The perceptions and attitudes of LJMU students residing in the Liverpool City Region regarding outdoor air pollution
Air pollution is a global issue affecting low, middle, and high income countries. Poor air quality can have both short and long term effects on health mainly effecting the respiratory and cardiovascular system and is believed to contribute to 4.2 million deaths annually worldwide. The severity of these effects is dependent on concentration, exposure and individual sensitivity to air pollution and more often affects the most vulnerable in society. The UK still follows the legal requirements for air pollution set by the EU although some cities remain in breach of these limits and tolerances which is damaging to the health of the population. The Liverpool City Region (LCR) is one of these, with asthma rates and preventable deaths from respiratory and cardiovascular diseases higher than the national average making the population of the LCR vulnerable to the ill effects of poor air quality. This study explores students’ knowledge of anthropogenic sources of outdoor air pollution, the main pollutants and their health effects as well as their attitudes towards risk. The study also looks at students’ awareness of schemes currently underway in the LCR trying to improve air quality. Data was collected using an online questionnaire emailed to Liverpool John Moores University (LJMU) students targeting those currently residing in the LCR. Data from 83 students was analysed and presented in a number of charts before being interpretation. Overall students had good knowledge of anthropogenic sources, pollutants and health effects of outdoor air pollution. Despite being armed with this knowledge the participants weren’t overly concerned about outdoor air pollution nor did they think it was a high risk to themselves. The students stated that they were responsible as well as government to improve air quality however their lack of concern towards themselves suggests they would be less likely to follow through on these actions. The awareness of current schemes running in the LCR was low among students which reflects the lack of concern and level of risk they think it poses. The implications for public and environmental health are that students’ lack of concern about outdoor air pollution suggests they would be less likely to put pressure on the government to adopt stricter policies which in turn could pose a greater risk to their health in the longer term.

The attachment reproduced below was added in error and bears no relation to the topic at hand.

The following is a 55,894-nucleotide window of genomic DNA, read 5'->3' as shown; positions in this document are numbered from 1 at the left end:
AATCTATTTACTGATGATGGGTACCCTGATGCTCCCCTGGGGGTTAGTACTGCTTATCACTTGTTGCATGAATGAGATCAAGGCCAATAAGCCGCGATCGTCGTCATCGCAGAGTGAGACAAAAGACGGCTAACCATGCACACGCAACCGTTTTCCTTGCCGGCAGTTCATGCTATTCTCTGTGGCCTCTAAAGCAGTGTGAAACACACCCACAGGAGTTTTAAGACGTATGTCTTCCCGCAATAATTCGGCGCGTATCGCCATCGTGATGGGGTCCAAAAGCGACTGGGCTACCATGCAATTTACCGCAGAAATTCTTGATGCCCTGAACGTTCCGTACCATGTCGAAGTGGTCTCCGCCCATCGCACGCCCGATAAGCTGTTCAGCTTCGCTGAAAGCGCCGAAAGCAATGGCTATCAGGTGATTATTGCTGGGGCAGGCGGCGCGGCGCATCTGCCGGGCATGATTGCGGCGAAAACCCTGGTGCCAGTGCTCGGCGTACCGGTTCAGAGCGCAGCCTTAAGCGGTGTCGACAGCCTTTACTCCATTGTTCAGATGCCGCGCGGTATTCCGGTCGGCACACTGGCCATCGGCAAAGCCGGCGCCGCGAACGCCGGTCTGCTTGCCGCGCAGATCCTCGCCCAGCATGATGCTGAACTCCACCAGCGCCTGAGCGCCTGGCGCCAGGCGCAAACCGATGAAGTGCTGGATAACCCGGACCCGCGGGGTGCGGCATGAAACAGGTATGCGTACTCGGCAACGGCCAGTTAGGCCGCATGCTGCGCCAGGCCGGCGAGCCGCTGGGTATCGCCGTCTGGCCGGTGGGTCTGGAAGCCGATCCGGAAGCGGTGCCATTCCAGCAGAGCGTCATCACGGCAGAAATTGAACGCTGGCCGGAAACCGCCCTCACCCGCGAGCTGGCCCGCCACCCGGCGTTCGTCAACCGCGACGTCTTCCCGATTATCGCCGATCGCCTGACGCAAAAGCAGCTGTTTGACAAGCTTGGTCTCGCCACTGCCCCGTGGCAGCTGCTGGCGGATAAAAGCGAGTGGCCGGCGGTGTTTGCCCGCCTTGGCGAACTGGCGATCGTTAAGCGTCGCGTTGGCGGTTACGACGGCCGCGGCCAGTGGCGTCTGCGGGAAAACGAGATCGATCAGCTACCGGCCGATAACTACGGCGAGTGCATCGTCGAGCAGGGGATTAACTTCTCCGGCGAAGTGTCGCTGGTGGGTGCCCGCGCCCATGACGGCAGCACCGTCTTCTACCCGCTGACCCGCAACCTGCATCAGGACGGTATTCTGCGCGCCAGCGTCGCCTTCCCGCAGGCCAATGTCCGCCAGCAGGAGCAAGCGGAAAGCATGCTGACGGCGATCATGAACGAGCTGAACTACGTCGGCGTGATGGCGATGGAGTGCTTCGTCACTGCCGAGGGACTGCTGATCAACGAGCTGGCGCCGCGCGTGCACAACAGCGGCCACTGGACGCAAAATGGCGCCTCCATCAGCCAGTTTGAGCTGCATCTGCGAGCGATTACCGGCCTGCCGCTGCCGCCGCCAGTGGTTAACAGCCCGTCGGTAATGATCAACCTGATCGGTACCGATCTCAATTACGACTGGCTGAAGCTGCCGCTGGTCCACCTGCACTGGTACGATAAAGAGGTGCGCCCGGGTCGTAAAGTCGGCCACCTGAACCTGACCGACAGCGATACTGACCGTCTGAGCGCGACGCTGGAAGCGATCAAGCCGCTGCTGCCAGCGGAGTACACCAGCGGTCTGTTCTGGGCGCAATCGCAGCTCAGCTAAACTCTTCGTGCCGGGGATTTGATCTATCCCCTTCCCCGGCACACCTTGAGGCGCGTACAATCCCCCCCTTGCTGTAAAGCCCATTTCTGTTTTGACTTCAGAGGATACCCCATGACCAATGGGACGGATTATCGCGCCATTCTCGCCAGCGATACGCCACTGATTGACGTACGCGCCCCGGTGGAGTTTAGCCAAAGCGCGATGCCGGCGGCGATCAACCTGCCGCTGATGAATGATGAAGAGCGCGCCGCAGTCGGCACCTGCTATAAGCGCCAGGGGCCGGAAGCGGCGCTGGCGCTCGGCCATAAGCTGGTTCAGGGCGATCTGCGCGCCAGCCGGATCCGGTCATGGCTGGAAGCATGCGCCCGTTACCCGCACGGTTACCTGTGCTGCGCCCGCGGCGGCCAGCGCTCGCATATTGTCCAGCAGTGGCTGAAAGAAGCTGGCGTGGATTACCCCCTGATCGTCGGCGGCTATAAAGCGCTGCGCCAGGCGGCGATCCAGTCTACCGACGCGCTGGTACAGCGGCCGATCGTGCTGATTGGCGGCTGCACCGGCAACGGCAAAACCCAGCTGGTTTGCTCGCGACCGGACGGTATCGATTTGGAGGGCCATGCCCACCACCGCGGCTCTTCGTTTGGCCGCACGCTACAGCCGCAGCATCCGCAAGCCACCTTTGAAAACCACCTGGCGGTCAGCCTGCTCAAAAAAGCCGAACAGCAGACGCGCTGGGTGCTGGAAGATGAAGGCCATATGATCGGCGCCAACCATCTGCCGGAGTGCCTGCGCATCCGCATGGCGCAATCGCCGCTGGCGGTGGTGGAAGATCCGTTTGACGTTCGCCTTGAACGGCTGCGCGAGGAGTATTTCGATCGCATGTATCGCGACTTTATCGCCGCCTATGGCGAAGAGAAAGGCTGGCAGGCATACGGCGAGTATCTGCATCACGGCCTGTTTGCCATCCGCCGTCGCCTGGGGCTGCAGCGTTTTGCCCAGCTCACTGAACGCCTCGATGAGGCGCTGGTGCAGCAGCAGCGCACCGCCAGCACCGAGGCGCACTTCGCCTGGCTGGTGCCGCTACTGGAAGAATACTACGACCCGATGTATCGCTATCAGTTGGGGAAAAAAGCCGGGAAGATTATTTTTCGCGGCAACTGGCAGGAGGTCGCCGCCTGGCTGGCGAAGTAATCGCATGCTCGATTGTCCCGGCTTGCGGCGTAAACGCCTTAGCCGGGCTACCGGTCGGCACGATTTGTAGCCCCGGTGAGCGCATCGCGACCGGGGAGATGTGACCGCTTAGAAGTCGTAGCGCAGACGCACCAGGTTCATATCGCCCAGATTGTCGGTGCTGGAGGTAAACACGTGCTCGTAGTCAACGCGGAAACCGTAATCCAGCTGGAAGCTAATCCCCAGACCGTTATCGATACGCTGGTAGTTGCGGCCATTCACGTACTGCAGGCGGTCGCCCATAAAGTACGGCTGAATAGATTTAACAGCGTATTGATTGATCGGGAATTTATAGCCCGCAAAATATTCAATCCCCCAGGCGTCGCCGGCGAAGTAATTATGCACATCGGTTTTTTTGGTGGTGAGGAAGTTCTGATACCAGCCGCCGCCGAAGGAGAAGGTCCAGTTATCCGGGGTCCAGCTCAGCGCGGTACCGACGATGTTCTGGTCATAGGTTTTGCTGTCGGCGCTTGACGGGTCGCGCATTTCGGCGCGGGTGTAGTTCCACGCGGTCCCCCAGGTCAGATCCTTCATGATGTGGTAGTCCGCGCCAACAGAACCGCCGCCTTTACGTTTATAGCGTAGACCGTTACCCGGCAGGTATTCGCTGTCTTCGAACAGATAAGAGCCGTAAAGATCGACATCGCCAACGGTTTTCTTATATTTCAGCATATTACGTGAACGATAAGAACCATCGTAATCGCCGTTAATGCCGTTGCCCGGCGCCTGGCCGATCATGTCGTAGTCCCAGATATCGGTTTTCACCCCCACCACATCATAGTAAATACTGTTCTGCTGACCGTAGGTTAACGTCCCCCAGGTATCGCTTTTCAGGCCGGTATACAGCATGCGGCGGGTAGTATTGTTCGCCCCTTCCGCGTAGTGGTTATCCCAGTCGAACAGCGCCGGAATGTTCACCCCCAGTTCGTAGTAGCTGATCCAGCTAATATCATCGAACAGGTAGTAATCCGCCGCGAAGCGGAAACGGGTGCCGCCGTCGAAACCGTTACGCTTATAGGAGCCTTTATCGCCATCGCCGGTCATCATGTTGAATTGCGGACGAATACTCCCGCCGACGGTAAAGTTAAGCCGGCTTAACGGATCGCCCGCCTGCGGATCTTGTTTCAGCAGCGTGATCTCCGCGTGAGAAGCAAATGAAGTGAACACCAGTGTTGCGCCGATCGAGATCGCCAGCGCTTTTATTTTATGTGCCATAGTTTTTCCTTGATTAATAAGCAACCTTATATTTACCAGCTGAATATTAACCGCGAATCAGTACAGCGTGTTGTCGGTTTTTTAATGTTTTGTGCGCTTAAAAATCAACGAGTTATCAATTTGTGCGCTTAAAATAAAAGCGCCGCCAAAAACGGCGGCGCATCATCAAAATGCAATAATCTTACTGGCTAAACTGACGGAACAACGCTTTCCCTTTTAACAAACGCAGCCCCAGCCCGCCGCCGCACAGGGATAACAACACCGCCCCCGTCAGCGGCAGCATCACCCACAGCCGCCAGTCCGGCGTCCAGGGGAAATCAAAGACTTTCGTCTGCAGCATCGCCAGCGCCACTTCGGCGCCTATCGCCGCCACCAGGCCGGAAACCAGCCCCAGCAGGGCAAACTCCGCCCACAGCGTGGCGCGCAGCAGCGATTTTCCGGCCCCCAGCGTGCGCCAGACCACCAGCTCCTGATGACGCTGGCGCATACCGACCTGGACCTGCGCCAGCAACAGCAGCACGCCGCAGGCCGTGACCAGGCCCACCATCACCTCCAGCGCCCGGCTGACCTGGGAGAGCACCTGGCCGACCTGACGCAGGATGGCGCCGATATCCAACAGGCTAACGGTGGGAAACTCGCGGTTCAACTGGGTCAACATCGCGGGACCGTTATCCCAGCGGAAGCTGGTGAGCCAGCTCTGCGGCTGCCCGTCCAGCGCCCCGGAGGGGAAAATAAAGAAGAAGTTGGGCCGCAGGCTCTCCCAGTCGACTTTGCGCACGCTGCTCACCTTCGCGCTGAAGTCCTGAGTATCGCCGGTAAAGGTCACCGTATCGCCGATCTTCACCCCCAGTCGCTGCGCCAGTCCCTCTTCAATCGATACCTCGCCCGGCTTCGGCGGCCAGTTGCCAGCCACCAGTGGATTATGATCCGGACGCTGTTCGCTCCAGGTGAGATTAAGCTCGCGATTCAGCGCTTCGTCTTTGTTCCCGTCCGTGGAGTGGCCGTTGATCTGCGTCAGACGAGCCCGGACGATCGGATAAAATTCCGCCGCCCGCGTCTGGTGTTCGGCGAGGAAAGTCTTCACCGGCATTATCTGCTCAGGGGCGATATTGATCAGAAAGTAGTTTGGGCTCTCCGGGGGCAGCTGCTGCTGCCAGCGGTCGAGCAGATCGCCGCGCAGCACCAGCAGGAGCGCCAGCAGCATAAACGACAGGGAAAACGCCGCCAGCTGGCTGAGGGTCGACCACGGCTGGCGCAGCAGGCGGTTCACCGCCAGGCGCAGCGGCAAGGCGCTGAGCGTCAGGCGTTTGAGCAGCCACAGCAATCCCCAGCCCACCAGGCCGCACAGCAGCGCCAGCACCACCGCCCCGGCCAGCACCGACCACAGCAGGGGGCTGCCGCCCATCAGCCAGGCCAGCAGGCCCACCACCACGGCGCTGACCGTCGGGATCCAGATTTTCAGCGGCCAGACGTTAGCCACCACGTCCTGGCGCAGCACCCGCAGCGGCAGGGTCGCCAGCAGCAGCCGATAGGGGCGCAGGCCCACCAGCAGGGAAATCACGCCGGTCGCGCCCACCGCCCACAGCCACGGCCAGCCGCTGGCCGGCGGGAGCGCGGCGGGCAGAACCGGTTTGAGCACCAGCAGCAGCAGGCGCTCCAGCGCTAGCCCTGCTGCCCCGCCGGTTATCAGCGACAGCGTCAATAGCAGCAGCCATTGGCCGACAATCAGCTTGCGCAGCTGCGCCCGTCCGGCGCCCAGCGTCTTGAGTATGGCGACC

Copyright (c) 2022 Kaz Randles
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